As the University Police Department carries out its more proactive and campus-inclusive approach to law enforcement, California State University, Dominguez Hills (CSUDH) is benefitting from its lowest crime rate in decades, but the campus community must still remain on guard in an era of increased campus violence.
To lend a hand to the department’s 20 sworn officers and 15 civilian employees, CSUDH encouraged a group of nearly 300 now well-informed observers during the “Understanding and Preventing Campus Violence” forum on March 2 to keep a look out for signs of suspicious behavior that could lead to violent acts.
Along with identifying individuals who may have a propensity toward violence—whether students, staff, faculty or outsiders—the audience also learned the steps to personally or indirectly addressing the issue.
Delivering the information during the forum was a panel of campus experts, campus police, and renowned forensic psychologist Kris Mohandie, who provided the keynote address.
“I often make the comment that school violence is the ‘we’ problem,” said Mohandie. “It is not the exclusive domain of law enforcement, or the exclusive domain of the campus administration. Everybody shares in the responsibility of being the eyes, ears and mouthpieces of potential risks.”
Mohandie has over 20 years of experience in the assessment and management of violent behavior. He is author of the book “School Violence Threat Management,” and has developed a popular school violence threat management program.
Click here to find the University Police Department webpage and learn more about crime prevention on campus.
In the past, a violent crime on a university campus in the U.S. would occur approximately once every 250 days. A recent study has shown that it has increased to nearly every 60 days, according to Mohandie.
“The first thing that you should take away from today is that there are myths about this problem, such as it won’t happen here. The reality is that these events can happen anywhere,” said Mohandle. “The second myth is that there is nothing that we can do about it, that there are no warning signs, and that these people just snap. There are warning signs and linkage that predates most of these events. And if it gets reported there is a considerable chance that we can actually interrupt the pathway to violence.”
Mohandie shared the “three key component” systems in any good campus violence program. They is a system to identify potential problems, to assess a person’s risk potential once identified, and a system for managing people who have been identified.
One of the best practices for a university campus is to build a multidisciplinary threat assessment team, which can consist of administrators, police representatives, mental health professionals, and a legal representative. The team should then develop and distribute to the appropriate members of the campus community tips for identifying individuals who may be a risk, as well as “windows of vulnerability” that enable action to help reduce the chance of them acting out.
“We are looking for somebody giving signals that they may be capable of hurting themselves or others, or have been seen in possession of something that can be used as a weapon,” said Mohandi. “Look for people who seem to be obsessed with violence. And once someone is identified, it is important to have a system for assessing it. First and foremost, identify it there’s an immediate need to respond.”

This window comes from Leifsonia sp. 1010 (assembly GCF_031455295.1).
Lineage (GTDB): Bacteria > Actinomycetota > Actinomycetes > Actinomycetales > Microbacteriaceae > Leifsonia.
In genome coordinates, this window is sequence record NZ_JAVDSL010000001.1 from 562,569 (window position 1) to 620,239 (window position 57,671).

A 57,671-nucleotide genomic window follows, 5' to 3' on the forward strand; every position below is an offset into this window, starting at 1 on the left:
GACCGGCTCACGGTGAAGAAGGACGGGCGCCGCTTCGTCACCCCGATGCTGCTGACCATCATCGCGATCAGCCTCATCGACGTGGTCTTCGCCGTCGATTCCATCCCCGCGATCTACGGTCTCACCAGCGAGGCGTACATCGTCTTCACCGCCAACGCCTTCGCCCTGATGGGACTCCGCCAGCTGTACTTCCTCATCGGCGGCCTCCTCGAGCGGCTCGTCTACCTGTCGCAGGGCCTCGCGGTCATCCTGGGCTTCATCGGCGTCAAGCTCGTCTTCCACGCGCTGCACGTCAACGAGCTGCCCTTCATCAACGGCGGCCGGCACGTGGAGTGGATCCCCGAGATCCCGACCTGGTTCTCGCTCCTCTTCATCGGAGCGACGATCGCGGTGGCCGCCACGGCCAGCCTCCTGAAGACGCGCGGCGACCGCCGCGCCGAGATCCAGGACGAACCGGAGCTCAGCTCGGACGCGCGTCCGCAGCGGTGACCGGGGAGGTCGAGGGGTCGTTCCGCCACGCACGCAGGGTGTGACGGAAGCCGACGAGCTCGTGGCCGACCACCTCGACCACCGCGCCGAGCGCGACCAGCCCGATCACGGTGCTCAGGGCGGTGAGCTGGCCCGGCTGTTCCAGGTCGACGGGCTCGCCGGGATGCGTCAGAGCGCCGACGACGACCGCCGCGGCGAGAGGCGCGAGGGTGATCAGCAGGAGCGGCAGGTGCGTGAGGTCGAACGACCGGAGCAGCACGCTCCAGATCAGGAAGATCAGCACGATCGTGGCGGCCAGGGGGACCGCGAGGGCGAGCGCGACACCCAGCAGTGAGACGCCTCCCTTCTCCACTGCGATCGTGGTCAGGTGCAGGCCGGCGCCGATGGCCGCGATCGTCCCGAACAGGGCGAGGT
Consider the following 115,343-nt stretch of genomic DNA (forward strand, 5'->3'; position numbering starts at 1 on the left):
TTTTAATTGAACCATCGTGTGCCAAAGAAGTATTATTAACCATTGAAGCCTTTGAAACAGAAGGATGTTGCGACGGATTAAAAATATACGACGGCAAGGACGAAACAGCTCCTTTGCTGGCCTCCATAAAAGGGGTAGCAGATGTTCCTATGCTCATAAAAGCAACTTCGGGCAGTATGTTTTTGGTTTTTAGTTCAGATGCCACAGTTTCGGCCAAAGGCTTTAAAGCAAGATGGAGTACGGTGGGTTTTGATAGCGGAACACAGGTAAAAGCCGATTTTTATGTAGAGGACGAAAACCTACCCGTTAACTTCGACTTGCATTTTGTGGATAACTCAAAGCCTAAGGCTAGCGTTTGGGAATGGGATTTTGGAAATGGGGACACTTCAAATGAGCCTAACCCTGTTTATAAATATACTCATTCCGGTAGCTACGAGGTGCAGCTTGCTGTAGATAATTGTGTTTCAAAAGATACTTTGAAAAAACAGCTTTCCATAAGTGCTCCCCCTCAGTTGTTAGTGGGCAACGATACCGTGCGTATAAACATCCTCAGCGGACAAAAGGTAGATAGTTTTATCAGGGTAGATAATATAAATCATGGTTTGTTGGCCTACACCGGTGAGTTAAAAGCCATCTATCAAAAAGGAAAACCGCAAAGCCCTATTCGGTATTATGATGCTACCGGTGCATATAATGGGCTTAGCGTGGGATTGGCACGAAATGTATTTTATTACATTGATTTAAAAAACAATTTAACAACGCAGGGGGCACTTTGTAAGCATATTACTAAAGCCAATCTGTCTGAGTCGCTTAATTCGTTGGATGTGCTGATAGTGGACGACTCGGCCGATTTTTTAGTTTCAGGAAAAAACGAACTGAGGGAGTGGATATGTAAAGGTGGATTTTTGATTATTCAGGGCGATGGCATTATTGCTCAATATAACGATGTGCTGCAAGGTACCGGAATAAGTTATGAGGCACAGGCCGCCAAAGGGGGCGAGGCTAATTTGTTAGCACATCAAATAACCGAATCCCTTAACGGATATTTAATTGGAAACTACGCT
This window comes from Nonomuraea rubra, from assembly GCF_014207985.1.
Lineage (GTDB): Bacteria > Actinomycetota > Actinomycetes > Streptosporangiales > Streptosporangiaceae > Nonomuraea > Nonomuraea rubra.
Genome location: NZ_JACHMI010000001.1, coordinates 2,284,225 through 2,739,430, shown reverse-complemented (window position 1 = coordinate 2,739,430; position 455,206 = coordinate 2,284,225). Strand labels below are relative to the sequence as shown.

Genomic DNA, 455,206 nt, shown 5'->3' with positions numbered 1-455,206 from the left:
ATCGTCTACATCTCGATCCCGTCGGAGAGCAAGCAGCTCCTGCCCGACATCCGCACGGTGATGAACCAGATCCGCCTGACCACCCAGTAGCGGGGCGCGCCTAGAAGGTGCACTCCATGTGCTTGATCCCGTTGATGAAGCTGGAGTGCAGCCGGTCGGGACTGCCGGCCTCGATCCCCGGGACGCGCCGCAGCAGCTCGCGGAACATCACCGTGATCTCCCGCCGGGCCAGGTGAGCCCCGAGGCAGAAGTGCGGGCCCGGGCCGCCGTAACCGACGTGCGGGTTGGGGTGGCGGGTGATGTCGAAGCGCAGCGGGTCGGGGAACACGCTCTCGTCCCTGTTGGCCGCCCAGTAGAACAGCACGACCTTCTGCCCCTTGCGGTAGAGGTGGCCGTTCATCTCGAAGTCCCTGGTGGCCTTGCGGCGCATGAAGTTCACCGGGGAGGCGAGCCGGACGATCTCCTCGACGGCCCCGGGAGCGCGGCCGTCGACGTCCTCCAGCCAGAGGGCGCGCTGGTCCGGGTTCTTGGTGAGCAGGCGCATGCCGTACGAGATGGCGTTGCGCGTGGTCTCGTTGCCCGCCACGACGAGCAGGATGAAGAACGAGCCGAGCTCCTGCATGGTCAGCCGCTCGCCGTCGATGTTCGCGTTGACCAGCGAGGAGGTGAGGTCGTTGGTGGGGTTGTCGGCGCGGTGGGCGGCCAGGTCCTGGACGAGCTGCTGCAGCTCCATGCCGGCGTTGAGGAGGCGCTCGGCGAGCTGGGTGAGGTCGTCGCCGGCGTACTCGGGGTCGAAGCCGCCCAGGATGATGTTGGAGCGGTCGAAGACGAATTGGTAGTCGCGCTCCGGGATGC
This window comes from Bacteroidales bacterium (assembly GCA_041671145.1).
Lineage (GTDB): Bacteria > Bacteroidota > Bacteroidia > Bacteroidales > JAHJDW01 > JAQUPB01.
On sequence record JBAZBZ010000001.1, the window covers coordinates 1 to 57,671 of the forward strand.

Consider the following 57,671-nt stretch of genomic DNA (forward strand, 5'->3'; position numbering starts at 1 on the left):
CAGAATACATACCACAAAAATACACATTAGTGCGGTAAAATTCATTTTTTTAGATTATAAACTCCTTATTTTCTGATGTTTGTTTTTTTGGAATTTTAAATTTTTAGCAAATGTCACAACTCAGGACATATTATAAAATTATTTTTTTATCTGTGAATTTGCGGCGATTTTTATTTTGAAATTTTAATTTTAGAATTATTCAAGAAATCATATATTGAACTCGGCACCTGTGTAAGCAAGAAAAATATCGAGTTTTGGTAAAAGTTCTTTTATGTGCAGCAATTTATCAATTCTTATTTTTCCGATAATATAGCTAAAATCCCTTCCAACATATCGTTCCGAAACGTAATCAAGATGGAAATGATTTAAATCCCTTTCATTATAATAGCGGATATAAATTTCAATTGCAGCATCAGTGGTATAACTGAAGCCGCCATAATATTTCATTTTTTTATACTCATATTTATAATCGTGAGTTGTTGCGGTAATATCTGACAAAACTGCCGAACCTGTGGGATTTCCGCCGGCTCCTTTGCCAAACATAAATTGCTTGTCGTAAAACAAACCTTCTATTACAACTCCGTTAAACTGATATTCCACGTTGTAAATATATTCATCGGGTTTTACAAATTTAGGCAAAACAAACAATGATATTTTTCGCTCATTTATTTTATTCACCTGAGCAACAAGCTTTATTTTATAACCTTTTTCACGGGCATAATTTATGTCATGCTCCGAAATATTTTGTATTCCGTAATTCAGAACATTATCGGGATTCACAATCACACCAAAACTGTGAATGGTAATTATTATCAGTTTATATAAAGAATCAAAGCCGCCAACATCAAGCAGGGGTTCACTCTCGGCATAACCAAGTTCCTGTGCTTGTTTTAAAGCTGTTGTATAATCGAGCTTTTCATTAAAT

Following Mohandie’s address, Lt. David Hall shared with forum attendees information regarding the department’s more comprehensive approach to law enforcement and the success it has achieved since Chief Carlos Velez joined the department in 2011.
Officers each receive 100 hours of training every two years and train regularly with the Los Angeles County Sheriff’s Department. They can respond in “less than a minute” to a problem anywhere on campus 24/7, according to Hall.
“The good news is that here at Cal State Dominguez Hills we have had nothing short of a stunning crime reduction. Over the last five years, since the chief took over, we have reduced all crime—crime of violence and property crime—by 80 percent,” said Hall. “We refocused and restructured our entire department. We got some additional resources, and crime is now almost non-existent on campus.”
Hall was followed a panel of CSUDH leaders whose work relates to dealing with potentially violent threats in some way. They were Janie Macharg, director of Student Health and Psychological Services; David Braverman, interim associate vice president of Student Life and dean of students; Chief Velez, Associated Student, Inc. representative Stephanie Castellanos; and Mohandie. The panel fielded questions from the audience and its moderator, Gus Martin, professor of Criminal Justice Administration at CSUDH.
Velez was asked about the department’s measures that have resulted in the significantly lower crime rate on campus. Along with more strategic patrol, the department has launched several student and staff outreach programs on campus, and it has distributed “satisfaction surveys” to seek input from the campus community, he said.
“We’re conducting what’s known as preventative patrol, which includes the officers driving around the campus perimeter, and they get out of their cars to walk foot beats,” said Velez. “…The concept that we can do this together is an important one. We need to know ahead of time before something occurs on campus. We need all of your help.”